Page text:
Our model for cylindrical uniformity predicts changes in cell shape (ΔIDD) in a variety of backgrounds (mutations in both mreB and rodZ), and thus represents an additive model of cell shape. The fact that the aspects of MreB that predict cylindrical uniformity (polymer number, length, and curvature localization) are distinct from the aspect of MreB that predicts cell width (polymer angle) suggests that the absolute shape of the cell (width, straightness, uniformity, etc.) is a complicated function where different cell shape properties can be tuned independently (Fig. 5). Thus, while MreB is emerging as a central coordinator of rod shape, there must be additional factors important for determining specific aspects of morphology. Because RodZ influences both polymer number and MreB curvature localization, it will be important for future studies to unravel the specific contributions of curvature localization to the various aspects of rod shape formation.

Methods

Bacterial growth

Bacteria were grown using standard laboratory conditions. Cultures were grown overnight in LB medium (10 g/L NaCl, 10 g/L tryptone, 5 g/L yeast extract), subcultured in the morning 1:1000, and grown to exponential phase (O.D.600 0.3–0.6) at 37 °C. Plasmids were electroporated into S17 E. coli and then subcloned into the appropriate strain using TSS transformation35. When required, 5 μM IPTG was used to induce gene expression. Antibiotics were used at the following concentrations: 100 μg/mL carbenicillin, 30 μg/mL chloramphenicol, 30 μg/mL kanamycin, and 10 μg/mL tetracycline. For a complete list of strains see Supplementary Table 1.

Drug induced shape changes

For mecillinam treatment, cells were grown overnight and subcultured in the morning 1:1000 into LB with sub-lethal concentrations of mecillinam (0.025–0.050 μg/mL). Cells were then grown to exponential phase (O.D.600 0.3–0.6) at 37 °C before being imaged, without washing or spinning, on agarose pads without mecillinam. For A22 treatment, cells were grown to early exponential phase (O.D.600 0.1–0.2) at 37 °C, and then treated at 37 °C for 1 h with A22 (1 or 20 μg/mL). Following treatment, cells were gently pelleted (5000 G for 60 s) and washed with fresh LB twice before being placed on agarose pads for imaging.

Strain construction

An MreB-GFP expressing strain deleted for rodZ was previously described1. This strain was used as the parent strain for the RodZ truncations. RodZ truncations were cloned into pTrc99A36 and expressed without the addition of IPTG. MreB point mutants were previously isolated as A22 resistant mutants5. The rodZ deletion was moved into these strains via P1 transduction37. For a complete list of strains see Supplementary Table 1.

Western analysis

Whole-cell lysates were collected from exponentially grown cells. Approximately equal amounts of protein were loaded onto each gel and blots were treated with an anti-GFP antibody (from mouse, Roche 11814460001) to detect MreB-msfGFPsw, and anti-σ70 antibody as a loading control (from rabbit, a gift from the Silhavy Lab, Princeton University). The ratio of MreB to σ70 was determined using a LI-Cor imager. To correct for differences between blots, a blotting control of WT MreB-msfGFPsw cells was included on each blot and the MreB/σ70 ratio of each sample was normalized by the MreB/σ70 control on that particular blot.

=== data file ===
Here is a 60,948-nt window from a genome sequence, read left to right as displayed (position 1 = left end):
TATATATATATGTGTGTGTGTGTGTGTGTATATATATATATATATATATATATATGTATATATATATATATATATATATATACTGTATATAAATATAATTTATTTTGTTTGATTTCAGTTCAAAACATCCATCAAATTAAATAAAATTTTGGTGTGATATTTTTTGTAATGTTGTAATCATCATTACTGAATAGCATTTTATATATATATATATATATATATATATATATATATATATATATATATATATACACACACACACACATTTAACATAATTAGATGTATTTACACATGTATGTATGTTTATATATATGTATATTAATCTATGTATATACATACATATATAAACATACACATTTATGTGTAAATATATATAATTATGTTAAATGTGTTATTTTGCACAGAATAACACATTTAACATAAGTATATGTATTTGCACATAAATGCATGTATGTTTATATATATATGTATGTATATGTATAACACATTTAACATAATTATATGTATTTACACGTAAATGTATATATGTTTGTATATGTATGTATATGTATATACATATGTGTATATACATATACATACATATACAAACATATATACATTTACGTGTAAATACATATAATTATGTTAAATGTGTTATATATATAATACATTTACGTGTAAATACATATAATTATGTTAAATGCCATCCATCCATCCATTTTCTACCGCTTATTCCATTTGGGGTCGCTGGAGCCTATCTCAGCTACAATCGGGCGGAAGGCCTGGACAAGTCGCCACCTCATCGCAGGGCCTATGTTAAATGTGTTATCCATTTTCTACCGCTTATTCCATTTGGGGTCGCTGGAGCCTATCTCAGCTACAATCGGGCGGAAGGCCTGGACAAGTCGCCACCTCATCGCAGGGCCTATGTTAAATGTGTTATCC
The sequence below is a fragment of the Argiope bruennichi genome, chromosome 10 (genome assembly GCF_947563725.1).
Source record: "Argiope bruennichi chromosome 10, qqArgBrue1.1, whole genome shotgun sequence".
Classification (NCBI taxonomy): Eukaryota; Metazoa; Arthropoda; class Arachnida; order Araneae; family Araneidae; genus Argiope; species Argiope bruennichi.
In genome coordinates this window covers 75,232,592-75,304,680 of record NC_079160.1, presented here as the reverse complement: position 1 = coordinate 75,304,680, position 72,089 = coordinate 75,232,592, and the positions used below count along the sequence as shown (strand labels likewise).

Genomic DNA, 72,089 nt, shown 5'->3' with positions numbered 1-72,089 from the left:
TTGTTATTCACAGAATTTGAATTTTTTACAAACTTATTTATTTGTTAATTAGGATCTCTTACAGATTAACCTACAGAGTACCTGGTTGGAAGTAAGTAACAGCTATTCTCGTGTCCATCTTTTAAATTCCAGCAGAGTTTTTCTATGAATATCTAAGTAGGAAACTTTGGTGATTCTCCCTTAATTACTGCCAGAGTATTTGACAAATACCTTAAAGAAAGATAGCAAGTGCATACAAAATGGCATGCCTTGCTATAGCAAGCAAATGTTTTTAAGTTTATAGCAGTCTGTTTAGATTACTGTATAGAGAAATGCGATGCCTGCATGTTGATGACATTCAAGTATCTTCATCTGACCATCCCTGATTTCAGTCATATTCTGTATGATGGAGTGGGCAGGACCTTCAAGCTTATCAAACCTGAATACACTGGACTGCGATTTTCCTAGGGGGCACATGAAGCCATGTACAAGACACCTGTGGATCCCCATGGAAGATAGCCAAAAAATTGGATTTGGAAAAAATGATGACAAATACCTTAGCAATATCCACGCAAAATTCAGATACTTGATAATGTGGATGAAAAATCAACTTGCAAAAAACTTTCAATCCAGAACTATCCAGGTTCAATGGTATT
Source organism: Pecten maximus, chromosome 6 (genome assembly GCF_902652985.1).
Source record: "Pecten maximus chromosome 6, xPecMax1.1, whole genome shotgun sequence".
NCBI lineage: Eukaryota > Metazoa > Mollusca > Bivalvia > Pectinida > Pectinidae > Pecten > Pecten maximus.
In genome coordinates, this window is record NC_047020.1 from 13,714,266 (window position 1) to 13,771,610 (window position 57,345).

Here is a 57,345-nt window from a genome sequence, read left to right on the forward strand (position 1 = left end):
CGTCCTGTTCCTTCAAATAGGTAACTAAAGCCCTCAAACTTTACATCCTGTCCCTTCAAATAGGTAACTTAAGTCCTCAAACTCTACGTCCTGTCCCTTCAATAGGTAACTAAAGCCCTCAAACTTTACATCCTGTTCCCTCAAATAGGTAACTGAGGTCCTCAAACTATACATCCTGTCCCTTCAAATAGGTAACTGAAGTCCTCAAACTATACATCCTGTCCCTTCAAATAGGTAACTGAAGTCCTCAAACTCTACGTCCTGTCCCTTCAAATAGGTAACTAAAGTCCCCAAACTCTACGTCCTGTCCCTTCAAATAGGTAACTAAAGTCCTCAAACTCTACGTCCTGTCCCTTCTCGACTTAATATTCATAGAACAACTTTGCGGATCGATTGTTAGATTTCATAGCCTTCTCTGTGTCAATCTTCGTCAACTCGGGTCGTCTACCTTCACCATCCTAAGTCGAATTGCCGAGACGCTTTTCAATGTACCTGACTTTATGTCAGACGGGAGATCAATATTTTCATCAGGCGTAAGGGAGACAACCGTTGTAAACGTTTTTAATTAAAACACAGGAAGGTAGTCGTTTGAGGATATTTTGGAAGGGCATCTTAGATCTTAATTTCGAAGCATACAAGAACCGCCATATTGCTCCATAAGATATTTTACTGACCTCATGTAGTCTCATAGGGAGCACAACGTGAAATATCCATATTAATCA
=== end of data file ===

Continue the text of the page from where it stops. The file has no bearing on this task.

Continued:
Microscopy

For all imaging, cells were grown at 37 °C in LB medium. Imaging was done on M63 Glucose plus caseamino acid pads with 1% agarose at room temperature.

Phase contrast images were collected on a Nikon90i epifluorescent microscope equipped with a 100×/1.4 NA objective (Nikon), Rolera XR cooled CCD camera (QImaging), and NIS Elements software (Nikon).

Images for 3D cell shape measurements were taken on a monolithic aluminum microscope (homemade) with a 100×/1.49 NA (Nikon) objective, iXon DU897 cooled EMCCD camera (Andor Technology), and a homemade LabView software package (National Instruments).

Image acquisition

For the 2D phase images data shown is from a representative experiment done in triplicate.

For 3D studies, a z-stack with a spacing of 150 nm was taken for the MreB channel. The number of z-stack images taken to determine the shape channel was between 45 and 55 depending on the size of the cells, 100 nm per step. The data represented is pooled from multiple days of image acquisition. Dividing cells were specifically excluded from any analysis.

3D reconstructions

3D cell shape and polymer analysis utilized existing shape reconstruction software1,5,38. Briefly, to determine the 3D shapes of cells, z-stacks were taken of cells constitutively expressing cytoplasmic mCherry. We utilized a shape determination method that minimizes the difference between an observed z-stack and the forward convolution of a model with the experimental point spread function. For all strains, a set of triangular and a set of rectangular faces was used to parameterize the surface and measure the cell shape. These two reconstructions are similar to each other but represent the shape in a different framework. The triangular reconstruction is a set of faces each made up of three vertices (S = {F,V}) and the rectangular framework expands the surface as function of two one-dimensional “unwrapping” parameters, (S(u,v)). While the MreB intensity measurements are normalized by the surface area of each patch, the regularly sized triangular meshwork outperforms the rectangular framework in capturing the surface curvatures. This is particularly true at places like the poles of the cell which are singularities in the rectangular framework. The triangular framework was used to measure MreB curvature localization in all strains. This curvature enrichment was first normalized on a per-cell basis, meaning the average surface density in each cell was set to one (see Enrichment plot calculation). The rectangular framework is intrinsically a 2D surface and allowed us to reconstruct objects forced to live on the surface. We used this rectangular reconstruction framework to measure polymer statistics.